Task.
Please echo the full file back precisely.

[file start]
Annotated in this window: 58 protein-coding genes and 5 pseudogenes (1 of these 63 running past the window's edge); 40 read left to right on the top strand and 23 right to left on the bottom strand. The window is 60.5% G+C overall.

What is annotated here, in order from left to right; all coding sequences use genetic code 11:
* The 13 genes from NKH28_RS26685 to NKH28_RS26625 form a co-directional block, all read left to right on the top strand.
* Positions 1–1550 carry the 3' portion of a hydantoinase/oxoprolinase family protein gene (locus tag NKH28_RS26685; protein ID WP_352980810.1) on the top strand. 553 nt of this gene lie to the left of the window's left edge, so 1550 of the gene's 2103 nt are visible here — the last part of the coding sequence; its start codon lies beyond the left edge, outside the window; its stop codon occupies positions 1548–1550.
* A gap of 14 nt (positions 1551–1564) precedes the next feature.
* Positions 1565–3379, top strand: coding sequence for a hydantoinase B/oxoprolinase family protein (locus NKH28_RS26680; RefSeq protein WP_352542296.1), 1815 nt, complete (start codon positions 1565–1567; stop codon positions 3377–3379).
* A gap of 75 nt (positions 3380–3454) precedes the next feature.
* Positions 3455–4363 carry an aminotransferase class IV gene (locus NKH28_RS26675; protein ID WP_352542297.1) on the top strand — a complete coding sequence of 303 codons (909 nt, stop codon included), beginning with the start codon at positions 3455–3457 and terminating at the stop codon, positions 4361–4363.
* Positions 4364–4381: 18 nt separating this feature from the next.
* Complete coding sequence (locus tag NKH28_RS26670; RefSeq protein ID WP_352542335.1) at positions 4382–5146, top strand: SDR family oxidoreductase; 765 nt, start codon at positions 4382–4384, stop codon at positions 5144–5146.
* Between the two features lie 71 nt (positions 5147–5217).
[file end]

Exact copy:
Annotated in this window: 58 protein-coding genes and 5 pseudogenes (1 of these 63 running past the window's edge); 40 read left to right on the top strand and 23 right to left on the bottom strand. The window is 60.5% G+C overall.

What is annotated here, in order from left to right; all coding sequences use genetic code 11:
* The 13 genes from NKH28_RS26685 to NKH28_RS26625 form a co-directional block, all read left to right on the top strand.
* Positions 1–1550 carry the 3' portion of a hydantoinase/oxoprolinase family protein gene (locus tag NKH28_RS26685; protein ID WP_352980810.1) on the top strand. 553 nt of this gene lie to the left of the window's left edge, so 1550 of the gene's 2103 nt are visible here — the last part of the coding sequence; its start codon lies beyond the left edge, outside the window; its stop codon occupies positions 1548–1550.
* A gap of 14 nt (positions 1551–1564) precedes the next feature.
* Positions 1565–3379, top strand: coding sequence for a hydantoinase B/oxoprolinase family protein (locus NKH28_RS26680; RefSeq protein WP_352542296.1), 1815 nt, complete (start codon positions 1565–1567; stop codon positions 3377–3379).
* A gap of 75 nt (positions 3380–3454) precedes the next feature.
* Positions 3455–4363 carry an aminotransferase class IV gene (locus NKH28_RS26675; protein ID WP_352542297.1) on the top strand — a complete coding sequence of 303 codons (909 nt, stop codon included), beginning with the start codon at positions 3455–3457 and terminating at the stop codon, positions 4361–4363.
* Positions 4364–4381: 18 nt separating this feature from the next.
* Complete coding sequence (locus tag NKH28_RS26670; RefSeq protein ID WP_352542335.1) at positions 4382–5146, top strand: SDR family oxidoreductase; 765 nt, start codon at positions 4382–4384, stop codon at positions 5144–5146.
* Between the two features lie 71 nt (positions 5147–5217).